The Significance of Historical Troponin Elevation in Acute Heart Failure: Not as Reassuring as Previously Assumed

Link to article at PubMed

Acad Emerg Med. 2023 Aug 29. doi: 10.1111/acem.14798. Online ahead of print.


BACKGROUND: Historical cardiac troponin (cTn) elevation is commonly interpreted as lessening the significance of current cTn elevations at presentation for acute heart failure (AHF). Evidence for this practice is lacking. Our objective was to determine the incremental prognostic significance of historical cTn elevation compared to cTn elevation and ischemic heart disease (IHD) history at presentation for AHF.

METHODS: 341 AHF patients were prospectively enrolled at 5 sites. The composite primary outcome was death/cardiopulmonary resuscitation, mechanical cardiac support, intubation, new/emergent dialysis, and/or acute myocardial infarction (AMI)/PCI/CABG at 90 days. Secondary outcomes were 30-day AMI/PCI/CABG and in-hospital AMI. Logistic regression compared outcomes versus initial emergency department (ED) cTn, the most recent electronic medical record cTn, eGFR, age, LVEF, and IHD history (positive, negative by prior coronary workup, or unknown / no prior workup).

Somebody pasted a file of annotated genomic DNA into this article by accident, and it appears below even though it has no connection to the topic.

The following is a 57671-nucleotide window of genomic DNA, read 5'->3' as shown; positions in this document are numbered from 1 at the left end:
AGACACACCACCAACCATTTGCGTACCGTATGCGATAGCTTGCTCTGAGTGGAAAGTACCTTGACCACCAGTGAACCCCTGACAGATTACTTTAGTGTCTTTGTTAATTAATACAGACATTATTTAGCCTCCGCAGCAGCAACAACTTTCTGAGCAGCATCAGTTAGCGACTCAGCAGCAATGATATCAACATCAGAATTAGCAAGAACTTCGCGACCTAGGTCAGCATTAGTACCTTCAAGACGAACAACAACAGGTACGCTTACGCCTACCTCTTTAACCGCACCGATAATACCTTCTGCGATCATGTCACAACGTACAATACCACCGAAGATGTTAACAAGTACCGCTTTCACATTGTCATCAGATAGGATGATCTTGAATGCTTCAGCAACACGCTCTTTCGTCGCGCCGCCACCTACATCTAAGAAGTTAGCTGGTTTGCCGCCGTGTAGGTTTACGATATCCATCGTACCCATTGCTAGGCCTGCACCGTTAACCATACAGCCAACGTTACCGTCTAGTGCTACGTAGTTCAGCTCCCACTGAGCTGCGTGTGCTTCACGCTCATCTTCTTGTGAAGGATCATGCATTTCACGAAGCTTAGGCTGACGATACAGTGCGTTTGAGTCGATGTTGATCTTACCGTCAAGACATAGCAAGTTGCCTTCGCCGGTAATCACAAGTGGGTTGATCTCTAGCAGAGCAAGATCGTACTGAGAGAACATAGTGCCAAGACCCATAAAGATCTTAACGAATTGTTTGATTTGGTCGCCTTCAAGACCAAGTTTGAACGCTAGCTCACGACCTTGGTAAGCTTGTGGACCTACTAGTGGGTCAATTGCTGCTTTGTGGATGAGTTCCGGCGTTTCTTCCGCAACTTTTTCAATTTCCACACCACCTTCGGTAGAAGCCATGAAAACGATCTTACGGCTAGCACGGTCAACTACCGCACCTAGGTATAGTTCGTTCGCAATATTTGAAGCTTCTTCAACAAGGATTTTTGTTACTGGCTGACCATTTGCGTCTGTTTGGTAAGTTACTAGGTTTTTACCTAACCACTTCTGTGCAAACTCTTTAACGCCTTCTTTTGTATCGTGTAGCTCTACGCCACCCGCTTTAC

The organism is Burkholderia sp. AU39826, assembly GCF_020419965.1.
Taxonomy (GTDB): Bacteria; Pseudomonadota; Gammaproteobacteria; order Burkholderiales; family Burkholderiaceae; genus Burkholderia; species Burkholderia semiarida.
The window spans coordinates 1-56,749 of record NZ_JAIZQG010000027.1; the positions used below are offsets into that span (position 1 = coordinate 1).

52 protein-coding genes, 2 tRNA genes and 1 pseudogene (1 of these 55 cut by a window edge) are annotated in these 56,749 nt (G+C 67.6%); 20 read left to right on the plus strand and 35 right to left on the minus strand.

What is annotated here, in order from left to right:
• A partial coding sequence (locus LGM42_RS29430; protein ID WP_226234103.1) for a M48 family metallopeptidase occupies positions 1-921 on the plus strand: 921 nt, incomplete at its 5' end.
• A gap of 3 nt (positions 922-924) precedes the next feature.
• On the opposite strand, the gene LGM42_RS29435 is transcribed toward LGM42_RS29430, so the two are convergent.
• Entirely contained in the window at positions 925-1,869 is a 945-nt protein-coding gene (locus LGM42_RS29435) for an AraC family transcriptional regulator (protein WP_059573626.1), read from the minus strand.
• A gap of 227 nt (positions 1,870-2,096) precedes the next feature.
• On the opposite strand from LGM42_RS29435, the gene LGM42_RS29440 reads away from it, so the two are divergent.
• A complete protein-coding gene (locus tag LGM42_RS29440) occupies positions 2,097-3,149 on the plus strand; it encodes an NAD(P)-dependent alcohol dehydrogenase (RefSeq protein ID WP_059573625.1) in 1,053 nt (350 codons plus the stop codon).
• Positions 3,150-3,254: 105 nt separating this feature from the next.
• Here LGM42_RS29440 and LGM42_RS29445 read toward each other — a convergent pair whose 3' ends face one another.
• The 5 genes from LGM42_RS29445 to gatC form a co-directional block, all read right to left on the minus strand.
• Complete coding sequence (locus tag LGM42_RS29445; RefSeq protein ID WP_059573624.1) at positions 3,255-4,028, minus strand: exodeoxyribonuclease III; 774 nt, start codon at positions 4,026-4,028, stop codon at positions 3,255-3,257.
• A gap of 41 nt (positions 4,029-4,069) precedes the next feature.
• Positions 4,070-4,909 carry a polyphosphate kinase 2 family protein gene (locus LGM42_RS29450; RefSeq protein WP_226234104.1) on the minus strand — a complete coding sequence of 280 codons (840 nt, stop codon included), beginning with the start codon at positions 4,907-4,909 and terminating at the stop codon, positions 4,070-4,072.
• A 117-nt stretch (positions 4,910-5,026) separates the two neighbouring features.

RESULTS: Elevated cTn occurred in 163 (49%) patients, 80 (23%) experienced the primary outcome, and 29 had AMI (9%). cTn elevation at ED presentation, adjusted for historical cTn and other covariates, was associated with the primary outcome (aOR 2.39; 95%CI:1.30-4.38), 30-day AMI/PCI/CABG, and in-hospital AMI. Historical cTn elevation was associated with greater odds of the primary outcome when IHD history was unknown at ED presentation (aOR 5.27, 95%CI:1.24-21.40), and did not alter odds of the outcome with known positive (0.74; 0.33-1.70) or negative IHD history (0.79; 0.26-2.40). Nevertheless, patients with elevated ED cTn were more likely to be discharged if historical cTn was also elevated (78% vs. 32%, p=0.025).

CONCLUSION: Historical cTn elevation in AHF patients is a harbinger of worse outcomes for patients who have not had a prior IHD work-up, and should prompt evaluation for underlying ischemia rather than reassurance for discharge. With known IHD history, historical cTn elevation was neither reassuring nor detrimental, failing to add incremental prognostic value to current cTn elevation alone.

PMID:37641846 | DOI:10.1111/acem.14798

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